A few weeks ago, I received a message from my friend Janene that stated she had taught herself to knit. This was very inspiring to me. We have another friend who is quite an expert knitter (in my opinion), and she makes the loveliest scarves and socks and sweaters and hats, as you can see if you go to her site. Well, Janene and I have long admired her work, and Janene has crocheted for many years, so she took the plunge and picked up some knitting needles and just taught herself to knit. I admire people who are not afraid to learn. So I took my cue from Janene and went to the library in search of some good "how-to" crochet books. (I said I was inspired by the knitting; that doesn't mean I'm ready for it. I am inspired by people who climb Mt. Everest, therefore I might walk around Greenlake.) I found the most wonderful book that explains each crochet stitch step-by-step. Most of them show you two stitches and then say, "Now you can crochet anything with simple variations of these two stitches." That is technically true, but if you don't know how to make those variations, it doesn't do you a bit of good. So this book that I found explains all of the variations in great detail. And I am crocheting a small afghan! I am quite excited about it. The pattern calls for smaller stitches, softer yarn, and softer hues than I am using. It is supposed to be a baby blanket. I decided to use slightly larger stitches, not-so-soft yarn (it's less expensive, and I did not think it prudent to invest in high quality, expensive yarn for my first project), and a deep red yarn that matches the stripes in my sofa. It will just be a throw or lap blanket, not a baby blanket. I am really enjoying the project.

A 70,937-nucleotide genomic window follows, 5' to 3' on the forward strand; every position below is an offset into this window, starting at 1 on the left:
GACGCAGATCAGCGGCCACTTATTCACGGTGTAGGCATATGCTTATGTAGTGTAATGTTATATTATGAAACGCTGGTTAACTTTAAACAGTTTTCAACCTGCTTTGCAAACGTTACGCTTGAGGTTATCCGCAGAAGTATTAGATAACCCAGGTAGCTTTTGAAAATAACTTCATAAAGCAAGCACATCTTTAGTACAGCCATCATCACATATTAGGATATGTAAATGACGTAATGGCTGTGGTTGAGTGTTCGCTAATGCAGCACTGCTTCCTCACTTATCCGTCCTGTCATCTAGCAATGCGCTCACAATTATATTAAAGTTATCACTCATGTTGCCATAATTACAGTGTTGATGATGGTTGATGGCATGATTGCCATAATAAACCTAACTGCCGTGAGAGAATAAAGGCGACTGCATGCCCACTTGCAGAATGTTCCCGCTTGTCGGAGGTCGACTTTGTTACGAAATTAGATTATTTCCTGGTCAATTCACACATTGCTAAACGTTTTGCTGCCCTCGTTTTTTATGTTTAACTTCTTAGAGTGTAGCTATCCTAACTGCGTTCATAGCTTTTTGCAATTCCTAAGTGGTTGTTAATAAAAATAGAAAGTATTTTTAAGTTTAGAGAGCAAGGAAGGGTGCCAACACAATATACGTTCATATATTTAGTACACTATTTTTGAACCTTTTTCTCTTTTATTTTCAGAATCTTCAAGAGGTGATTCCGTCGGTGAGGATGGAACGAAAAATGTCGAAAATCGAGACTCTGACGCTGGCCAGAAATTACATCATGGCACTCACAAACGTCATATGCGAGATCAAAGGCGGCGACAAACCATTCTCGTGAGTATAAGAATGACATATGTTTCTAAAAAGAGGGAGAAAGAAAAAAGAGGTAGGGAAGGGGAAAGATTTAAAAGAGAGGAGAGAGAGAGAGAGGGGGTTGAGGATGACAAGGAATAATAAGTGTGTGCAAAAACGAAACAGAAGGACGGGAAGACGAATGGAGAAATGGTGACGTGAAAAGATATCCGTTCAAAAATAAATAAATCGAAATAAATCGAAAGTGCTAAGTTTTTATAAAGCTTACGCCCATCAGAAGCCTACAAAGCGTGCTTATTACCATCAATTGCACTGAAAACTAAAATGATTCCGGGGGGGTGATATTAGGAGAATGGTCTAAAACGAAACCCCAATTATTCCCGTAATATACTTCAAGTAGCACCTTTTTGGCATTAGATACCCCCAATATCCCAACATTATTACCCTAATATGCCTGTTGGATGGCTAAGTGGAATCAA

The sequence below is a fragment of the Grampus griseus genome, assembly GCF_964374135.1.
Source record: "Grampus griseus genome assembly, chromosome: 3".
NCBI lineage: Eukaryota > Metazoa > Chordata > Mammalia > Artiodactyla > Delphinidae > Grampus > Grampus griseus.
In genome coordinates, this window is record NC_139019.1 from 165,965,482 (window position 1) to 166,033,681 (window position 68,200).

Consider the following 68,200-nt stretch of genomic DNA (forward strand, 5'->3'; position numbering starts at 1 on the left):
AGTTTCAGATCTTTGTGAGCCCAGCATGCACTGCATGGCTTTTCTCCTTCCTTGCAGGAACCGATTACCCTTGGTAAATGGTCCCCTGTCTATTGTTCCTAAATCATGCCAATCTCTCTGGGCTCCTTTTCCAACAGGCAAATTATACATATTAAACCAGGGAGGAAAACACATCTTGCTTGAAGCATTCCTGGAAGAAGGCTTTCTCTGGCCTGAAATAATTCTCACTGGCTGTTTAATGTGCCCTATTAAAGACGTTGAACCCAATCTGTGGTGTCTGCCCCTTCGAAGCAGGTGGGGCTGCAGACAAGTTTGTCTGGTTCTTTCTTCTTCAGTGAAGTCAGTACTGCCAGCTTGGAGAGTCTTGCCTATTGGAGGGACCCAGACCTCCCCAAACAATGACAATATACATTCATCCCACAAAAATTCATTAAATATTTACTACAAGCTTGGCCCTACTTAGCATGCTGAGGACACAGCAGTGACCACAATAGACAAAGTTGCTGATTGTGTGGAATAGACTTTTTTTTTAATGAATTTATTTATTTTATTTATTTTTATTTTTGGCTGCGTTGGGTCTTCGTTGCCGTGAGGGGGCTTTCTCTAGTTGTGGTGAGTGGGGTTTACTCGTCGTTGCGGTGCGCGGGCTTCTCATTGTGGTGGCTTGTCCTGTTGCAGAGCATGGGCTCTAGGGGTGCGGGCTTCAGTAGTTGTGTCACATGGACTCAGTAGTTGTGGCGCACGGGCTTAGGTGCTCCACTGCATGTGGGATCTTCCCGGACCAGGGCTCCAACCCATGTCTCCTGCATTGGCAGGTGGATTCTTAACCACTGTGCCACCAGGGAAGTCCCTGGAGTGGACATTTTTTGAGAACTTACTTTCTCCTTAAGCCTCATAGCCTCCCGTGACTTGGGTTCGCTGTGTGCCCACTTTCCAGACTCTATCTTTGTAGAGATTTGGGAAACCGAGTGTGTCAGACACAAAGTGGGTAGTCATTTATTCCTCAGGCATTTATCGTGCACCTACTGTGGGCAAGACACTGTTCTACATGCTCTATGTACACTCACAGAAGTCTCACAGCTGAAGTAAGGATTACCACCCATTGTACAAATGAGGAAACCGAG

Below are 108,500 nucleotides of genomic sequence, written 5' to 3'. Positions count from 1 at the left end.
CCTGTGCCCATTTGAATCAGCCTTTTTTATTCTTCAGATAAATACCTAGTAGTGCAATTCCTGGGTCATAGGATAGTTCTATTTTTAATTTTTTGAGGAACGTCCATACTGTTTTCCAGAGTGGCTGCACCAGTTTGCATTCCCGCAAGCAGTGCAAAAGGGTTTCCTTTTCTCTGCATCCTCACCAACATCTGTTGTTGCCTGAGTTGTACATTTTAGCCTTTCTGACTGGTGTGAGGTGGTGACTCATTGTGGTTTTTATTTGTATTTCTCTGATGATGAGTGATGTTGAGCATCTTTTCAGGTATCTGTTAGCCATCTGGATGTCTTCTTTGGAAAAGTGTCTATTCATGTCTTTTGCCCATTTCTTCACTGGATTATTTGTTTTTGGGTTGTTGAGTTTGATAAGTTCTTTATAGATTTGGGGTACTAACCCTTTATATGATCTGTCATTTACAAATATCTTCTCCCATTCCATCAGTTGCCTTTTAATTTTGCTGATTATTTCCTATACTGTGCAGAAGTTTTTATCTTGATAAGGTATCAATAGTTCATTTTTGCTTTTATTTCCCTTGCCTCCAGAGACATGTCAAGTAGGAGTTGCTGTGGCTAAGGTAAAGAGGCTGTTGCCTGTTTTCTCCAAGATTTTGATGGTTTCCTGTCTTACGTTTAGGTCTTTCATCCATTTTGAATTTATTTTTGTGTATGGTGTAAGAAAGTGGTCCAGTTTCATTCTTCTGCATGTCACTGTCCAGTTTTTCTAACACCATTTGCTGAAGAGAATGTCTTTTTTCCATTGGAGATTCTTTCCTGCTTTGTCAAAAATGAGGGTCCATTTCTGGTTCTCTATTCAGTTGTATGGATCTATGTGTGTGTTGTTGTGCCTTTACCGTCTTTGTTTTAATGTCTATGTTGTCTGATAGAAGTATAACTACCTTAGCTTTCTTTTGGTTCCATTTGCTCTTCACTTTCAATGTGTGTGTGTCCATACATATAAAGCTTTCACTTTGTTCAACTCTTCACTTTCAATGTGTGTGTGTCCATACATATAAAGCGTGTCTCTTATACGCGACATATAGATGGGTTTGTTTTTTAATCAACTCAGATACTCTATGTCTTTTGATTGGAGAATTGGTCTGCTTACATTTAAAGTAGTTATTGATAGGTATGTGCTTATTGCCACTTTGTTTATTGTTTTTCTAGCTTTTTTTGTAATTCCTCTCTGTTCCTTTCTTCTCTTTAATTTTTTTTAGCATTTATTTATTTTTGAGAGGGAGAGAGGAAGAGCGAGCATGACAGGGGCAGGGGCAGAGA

Now I want to read the biography of George Muller. I have it, and it is a small book, but I have never read it. So many books, so little time!

Friday, September 01, 2006

Secrets of a Dust-Free Home

Not mine, mind you. Mine is not a dust-free home. It probably should be, what with an asthmatic and a toddler living here. But it is not.

I was just dusting my living room and was thinking of ways to lessen the overall dustiness as well as the need for frequent dusting - which I guess are really the same thing. Anyway, two ideas came to mind. The first idea to reduce dust and, thus, dusting is to not have stuff. If you don't have stuff, you don't have to dust it. The second idea is to use the stuff you have. Books that are read, dishes that are used, CDs that are listened to, photo albums that are looked through, and toys that are played with do not need to be dusted very often, if ever. Of course that principle doesn't apply to everything. Picture frames that are looked at still need to be dusted. (Look at all these phrases that I'm ending with prepositions. Shame on me.)

Well, those were just the thoughts I had while dusting my living room. And this post is the excuse I gave myself for taking a break from dusting the living room. Back to dusting.